The full scoring systems can be found on both websites, but the differences are minor. On the whole, the two platforms reward strong performances to the extent you'd expect them to. The minor differences between the two aren't necessarily the sort of thing you could gain much profit from exploiting. FanDuel rewards RBI (3.5 pts) slightly more than runs (3.2 pts), giving slightly more credit to both than the give to singles (3 pts), while DraftKings gives just two points for both while also giving three points for singles. On-base percentage matters slightly more on FanDuel, as they give three points per walks and HBPs compared to two for both on DraftKings.
On the pitching side, points are slightly scaled down across the board on DraftKings, though you'll be rostering two pitchers on that website. Notably, DraftKings cares about WHIP, penalizing pitchers for walks and hits allowed, whereas pitchers on FanDuel can load the bases without penalty as long as they don't give up a run. Additionally, pitchers on FanDuel can earn bonus points for a quality start, while pitchers on DraftKings don't get a bonus unless they pitch a complete game, a shutout or a no-hitter. Again, though, none of these changes are likely to alter your lineup decisions by all that much. If you think a player is going to have a good game and will be good value for his price, don't sweat too much whether he'll be getting two or three points for his walks.
RotoWire has leaned into KBO DFS coverage. Here are the tools we're offering:
Lineup Optimizer - With projections for every player in every game, the Lineup Optimizer can generate one or hundreds of lineups for you. Play around with including or excluding various players until you find a lineup you're happy with. You can also use the Optimizer to generate stacks of players from specific teams to target an exploitable matchup.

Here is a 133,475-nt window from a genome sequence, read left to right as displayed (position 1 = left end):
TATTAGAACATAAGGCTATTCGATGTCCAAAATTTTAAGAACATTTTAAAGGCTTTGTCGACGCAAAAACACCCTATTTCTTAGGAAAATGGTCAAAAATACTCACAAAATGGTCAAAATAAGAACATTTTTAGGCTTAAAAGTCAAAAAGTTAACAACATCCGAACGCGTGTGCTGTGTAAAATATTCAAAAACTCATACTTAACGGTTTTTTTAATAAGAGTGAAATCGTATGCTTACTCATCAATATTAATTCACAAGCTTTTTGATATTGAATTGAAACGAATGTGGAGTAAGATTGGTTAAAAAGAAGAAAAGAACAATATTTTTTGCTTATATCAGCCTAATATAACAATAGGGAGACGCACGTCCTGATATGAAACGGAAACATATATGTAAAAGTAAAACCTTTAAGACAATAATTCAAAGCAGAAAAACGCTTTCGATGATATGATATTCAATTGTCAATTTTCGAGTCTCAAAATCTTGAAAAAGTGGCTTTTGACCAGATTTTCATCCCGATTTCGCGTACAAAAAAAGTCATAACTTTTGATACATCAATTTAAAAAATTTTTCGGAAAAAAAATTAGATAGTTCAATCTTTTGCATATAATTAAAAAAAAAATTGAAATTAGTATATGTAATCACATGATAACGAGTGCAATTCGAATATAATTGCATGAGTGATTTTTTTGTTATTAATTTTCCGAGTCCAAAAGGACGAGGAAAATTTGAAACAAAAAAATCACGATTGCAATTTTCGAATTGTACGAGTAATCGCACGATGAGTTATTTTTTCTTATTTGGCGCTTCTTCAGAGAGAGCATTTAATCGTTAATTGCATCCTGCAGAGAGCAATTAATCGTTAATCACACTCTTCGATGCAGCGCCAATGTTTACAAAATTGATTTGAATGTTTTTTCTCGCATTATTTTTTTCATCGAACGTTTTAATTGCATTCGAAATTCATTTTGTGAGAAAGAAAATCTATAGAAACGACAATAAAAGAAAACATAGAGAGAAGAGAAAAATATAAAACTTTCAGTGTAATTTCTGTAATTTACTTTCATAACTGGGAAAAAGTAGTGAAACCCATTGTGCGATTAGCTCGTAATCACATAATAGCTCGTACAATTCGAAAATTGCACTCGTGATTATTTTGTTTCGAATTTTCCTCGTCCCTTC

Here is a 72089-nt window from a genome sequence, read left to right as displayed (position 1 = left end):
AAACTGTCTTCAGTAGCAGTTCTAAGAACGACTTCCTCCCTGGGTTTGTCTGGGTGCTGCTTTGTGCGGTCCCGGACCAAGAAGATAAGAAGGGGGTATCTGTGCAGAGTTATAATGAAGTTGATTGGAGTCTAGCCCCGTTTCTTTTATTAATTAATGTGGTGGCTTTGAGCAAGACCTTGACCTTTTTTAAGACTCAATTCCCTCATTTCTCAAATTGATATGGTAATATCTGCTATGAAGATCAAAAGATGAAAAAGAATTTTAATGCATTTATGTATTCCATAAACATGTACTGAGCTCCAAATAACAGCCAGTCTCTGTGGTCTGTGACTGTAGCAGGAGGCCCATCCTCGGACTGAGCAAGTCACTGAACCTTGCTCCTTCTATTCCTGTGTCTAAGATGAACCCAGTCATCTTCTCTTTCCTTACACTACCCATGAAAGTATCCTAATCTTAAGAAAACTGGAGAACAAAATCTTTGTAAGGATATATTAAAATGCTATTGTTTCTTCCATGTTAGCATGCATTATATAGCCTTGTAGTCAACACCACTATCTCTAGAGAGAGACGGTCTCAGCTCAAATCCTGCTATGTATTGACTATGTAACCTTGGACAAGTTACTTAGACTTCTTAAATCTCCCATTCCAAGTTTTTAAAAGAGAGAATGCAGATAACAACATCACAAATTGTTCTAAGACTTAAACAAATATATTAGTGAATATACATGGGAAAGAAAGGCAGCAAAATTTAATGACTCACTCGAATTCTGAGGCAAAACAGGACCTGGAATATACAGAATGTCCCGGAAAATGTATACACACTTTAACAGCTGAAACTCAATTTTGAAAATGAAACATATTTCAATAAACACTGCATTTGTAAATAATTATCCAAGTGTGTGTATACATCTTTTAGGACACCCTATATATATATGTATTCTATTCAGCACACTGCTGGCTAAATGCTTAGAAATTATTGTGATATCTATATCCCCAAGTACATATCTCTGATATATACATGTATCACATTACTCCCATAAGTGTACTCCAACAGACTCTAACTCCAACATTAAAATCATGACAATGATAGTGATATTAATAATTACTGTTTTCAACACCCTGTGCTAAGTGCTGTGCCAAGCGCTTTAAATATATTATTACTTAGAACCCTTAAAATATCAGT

Daily Lineups - This page will show the expected lineups for every game. Once lineups have been confirmed (which typically happens roughly an hour before first pitch), this page will show confirmed lineups.
Injury Report - A self-explanatory list of players you'll want to avoid. This page lists each injured player in the KBO as well as their expected return date.
Cheat Sheets - We release a daily cheat sheet prior to each slate. These cheat sheets include recommendations for pitchers to target, expensive and cheap bats to look for, as well as stack recommendations.
@RotoWireKBO Twitter Account - Follow along for news and injury updates about all KBO players.
Basic Daily Fantasy Baseball Tips
If you're a veteran MLB daily fantasy player, you can probably skip this section. For those just getting started, here are a few things to keep in mind while building your lineups.
- Prioritize hitters who bat near the top of the lineup. These players will on average receive more plate appearances (and thus more chances to record points) than hitters who bat near the bottom of the lineup, and they're also more likely to have opportunities to drive in runs and be driven in themselves, as they're surrounded by better teammates.
- Prioritize the platoon advantage. Daily fantasy is all about efficiently using your budget, so there's little sense in turning down the extra bit of value that comes with the platoon advantage for a hitter wherever possible. This is especially true for avoiding lefty bats with southpaws starting for the opposition, but it's something to consider with righties as well.
- Prioritize hitters facing weak pitchers. Sure, the game's best hitters are the game's best hitters because they can get hits off anybody. Still, a hitter's expected performance varies considerably based on the pitcher on the mound, so this is another way to get a little bit of extra value out of your salary cap.
- Stack hitters from the same team wherever possible, especially in large contests. To finish in the top few spots in a larger contest, you'll need to have plenty of things break your way. It's easier for that to happen when you have the possibility for one of your hitter's homers driving in two other players in your lineup. A stack also sets you up to benefit as much as possible should the opposing starting pitcher have a terrible game.